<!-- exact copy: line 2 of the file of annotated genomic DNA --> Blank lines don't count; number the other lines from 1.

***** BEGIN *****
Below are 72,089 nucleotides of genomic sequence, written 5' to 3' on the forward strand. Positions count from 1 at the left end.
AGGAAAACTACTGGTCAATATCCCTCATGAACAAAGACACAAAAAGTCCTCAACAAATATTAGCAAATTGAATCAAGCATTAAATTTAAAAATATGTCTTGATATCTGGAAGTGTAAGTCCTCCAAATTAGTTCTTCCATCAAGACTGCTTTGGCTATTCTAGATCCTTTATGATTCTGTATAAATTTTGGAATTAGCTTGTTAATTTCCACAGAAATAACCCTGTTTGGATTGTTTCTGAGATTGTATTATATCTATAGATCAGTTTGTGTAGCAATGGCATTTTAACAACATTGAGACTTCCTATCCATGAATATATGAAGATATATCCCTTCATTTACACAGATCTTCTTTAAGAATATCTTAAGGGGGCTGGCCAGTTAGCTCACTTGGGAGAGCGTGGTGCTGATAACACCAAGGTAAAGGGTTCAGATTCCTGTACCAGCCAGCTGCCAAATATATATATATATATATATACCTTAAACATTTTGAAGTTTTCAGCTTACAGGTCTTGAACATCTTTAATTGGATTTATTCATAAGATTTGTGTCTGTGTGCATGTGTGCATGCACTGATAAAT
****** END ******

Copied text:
AGGAAAACTACTGGTCAATATCCCTCATGAACAAAGACACAAAAAGTCCTCAACAAATATTAGCAAATTGAATCAAGCATTAAATTTAAAAATATGTCTTGATATCTGGAAGTGTAAGTCCTCCAAATTAGTTCTTCCATCAAGACTGCTTTGGCTATTCTAGATCCTTTATGATTCTGTATAAATTTTGGAATTAGCTTGTTAATTTCCACAGAAATAACCCTGTTTGGATTGTTTCTGAGATTGTATTATATCTATAGATCAGTTTGTGTAGCAATGGCATTTTAACAACATTGAGACTTCCTATCCATGAATATATGAAGATATATCCCTTCATTTACACAGATCTTCTTTAAGAATATCTTAAGGGGGCTGGCCAGTTAGCTCACTTGGGAGAGCGTGGTGCTGATAACACCAAGGTAAAGGGTTCAGATTCCTGTACCAGCCAGCTGCCAAATATATATATATATATATATACCTTAAACATTTTGAAGTTTTCAGCTTACAGGTCTTGAACATCTTTAATTGGATTTATTCATAAGATTTGTGTCTGTGTGCATGTGTGCATGCACTGATAAAT